For many years after my suicide attempt, I was angry and bitter that I had survived.  I thought it was unfair.  But I somehow knew I could never attempt such a thing again.  I could not inflict that amount of pain and grief on my family and friends.  However, knowing I wouldn’t commit suicide didn’t erase the fact that I have Bipolar Disorder, which meant that depression would come back.  And recede.  And come back.  I would still fight the feeling that I wanted to die.  I would still obsess about how I could make that happen.  I would still dream that some accident would befall me and make the decision for me.

In the spring of 2014, I hit an all time low for me.  I had previously thought I knew what depression was all about, but this episode was different.  It was longer.  It was deeper.  It was stronger. I craved death.  I obsessed about it.  Dreamed about it.  I could not stop the thoughts of suicide–but I was still confident that I knew I wouldn’t go through with it.

Then one night, things got worse.  I don’t remember much of that night, but thanks to my browser history and open tabs, I knew what I had been researching: the best ways to die.  Then, I looked at my planner next to my computer on my desk, and I saw that I had written out a timeline of everything I would need to do to set that plan in motion.  Some of the details I had planned for and around freaked me out.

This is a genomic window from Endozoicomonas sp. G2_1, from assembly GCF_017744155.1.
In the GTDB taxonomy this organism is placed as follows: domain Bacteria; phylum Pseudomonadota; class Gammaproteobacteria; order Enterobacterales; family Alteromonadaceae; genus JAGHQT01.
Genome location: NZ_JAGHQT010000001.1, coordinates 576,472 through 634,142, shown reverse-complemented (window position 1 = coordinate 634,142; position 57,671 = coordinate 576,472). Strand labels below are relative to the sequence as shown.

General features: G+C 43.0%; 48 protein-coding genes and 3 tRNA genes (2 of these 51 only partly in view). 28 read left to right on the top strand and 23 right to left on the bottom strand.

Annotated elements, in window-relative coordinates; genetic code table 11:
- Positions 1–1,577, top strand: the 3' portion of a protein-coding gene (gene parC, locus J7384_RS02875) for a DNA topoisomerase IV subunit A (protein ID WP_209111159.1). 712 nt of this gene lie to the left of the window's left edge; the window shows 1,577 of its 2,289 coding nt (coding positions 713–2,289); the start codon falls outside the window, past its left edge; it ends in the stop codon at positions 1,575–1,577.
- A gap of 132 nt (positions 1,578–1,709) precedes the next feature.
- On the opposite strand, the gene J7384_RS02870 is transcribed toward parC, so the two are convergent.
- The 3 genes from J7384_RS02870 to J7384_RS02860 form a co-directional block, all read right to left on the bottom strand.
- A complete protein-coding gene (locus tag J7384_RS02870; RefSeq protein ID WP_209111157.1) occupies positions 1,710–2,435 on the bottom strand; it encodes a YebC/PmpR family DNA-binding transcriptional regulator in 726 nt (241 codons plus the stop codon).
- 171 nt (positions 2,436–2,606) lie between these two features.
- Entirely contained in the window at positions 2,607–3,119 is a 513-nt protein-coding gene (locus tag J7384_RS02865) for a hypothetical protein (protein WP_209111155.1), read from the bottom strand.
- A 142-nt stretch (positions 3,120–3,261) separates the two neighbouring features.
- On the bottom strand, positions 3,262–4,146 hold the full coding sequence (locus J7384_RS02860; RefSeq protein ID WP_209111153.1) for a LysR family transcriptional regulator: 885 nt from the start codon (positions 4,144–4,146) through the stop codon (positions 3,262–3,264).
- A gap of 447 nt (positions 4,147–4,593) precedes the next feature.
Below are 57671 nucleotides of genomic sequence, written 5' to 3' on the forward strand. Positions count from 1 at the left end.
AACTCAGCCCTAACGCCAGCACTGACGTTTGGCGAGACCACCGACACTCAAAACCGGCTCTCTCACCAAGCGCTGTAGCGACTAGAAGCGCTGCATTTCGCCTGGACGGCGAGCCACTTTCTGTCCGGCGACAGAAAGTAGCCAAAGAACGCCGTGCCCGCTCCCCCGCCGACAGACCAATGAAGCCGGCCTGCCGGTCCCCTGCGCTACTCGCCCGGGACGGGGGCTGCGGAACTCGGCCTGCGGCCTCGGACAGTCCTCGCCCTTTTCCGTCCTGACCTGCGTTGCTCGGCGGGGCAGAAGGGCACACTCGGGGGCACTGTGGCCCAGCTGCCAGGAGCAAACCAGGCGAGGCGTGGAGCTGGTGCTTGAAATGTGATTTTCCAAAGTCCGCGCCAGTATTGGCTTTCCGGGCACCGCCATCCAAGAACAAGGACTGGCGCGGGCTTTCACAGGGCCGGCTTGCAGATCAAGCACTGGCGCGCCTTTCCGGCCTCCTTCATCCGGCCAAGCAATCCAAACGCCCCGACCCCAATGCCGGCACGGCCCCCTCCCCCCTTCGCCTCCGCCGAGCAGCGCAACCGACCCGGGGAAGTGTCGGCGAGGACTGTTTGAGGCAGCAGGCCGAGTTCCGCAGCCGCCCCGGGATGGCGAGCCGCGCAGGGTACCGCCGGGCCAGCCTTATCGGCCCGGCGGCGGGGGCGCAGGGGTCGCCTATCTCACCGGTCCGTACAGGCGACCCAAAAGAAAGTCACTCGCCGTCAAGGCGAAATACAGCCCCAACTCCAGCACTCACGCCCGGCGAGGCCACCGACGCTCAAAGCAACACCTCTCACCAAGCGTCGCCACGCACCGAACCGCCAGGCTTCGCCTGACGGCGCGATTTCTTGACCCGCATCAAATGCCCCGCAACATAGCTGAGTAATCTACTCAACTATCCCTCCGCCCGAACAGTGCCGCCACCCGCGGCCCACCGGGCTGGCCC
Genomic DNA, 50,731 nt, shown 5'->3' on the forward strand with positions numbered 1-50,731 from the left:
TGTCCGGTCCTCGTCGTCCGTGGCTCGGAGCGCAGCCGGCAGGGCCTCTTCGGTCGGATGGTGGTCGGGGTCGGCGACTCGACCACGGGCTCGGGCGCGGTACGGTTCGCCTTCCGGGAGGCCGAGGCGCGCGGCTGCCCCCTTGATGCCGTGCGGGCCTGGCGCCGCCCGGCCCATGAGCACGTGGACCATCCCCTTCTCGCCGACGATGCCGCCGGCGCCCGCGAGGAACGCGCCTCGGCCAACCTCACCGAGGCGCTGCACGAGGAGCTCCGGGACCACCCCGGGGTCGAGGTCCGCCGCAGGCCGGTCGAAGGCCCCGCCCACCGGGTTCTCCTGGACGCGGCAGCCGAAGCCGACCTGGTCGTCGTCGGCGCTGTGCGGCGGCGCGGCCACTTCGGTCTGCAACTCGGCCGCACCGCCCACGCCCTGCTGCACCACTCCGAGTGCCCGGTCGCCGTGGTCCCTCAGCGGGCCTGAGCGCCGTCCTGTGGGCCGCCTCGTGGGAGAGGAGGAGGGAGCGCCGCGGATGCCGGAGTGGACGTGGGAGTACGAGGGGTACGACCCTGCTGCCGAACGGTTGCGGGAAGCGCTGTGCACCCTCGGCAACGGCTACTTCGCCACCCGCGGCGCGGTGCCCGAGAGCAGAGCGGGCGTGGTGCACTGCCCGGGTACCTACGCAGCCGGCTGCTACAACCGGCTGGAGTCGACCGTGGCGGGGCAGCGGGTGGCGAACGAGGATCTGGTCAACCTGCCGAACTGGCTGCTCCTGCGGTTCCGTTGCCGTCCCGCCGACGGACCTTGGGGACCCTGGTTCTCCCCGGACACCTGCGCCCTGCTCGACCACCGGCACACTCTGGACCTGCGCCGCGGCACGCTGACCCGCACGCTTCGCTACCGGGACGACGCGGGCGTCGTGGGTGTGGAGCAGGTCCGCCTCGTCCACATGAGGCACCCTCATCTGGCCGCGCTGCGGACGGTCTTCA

Thankfully, I was so freaked out that I had switched from dreaming about death to planning it in detail, I called my therapist.  I packed my bag, and when I saw my psychiatrist for ECT, I flat out told him I couldn’t go home.  I showed him my planner.

I had chosen to use a semi-colon and not a period.

I would be in the hospital for a month.  I would be discharged into the care of my parents, and I would move back home with them.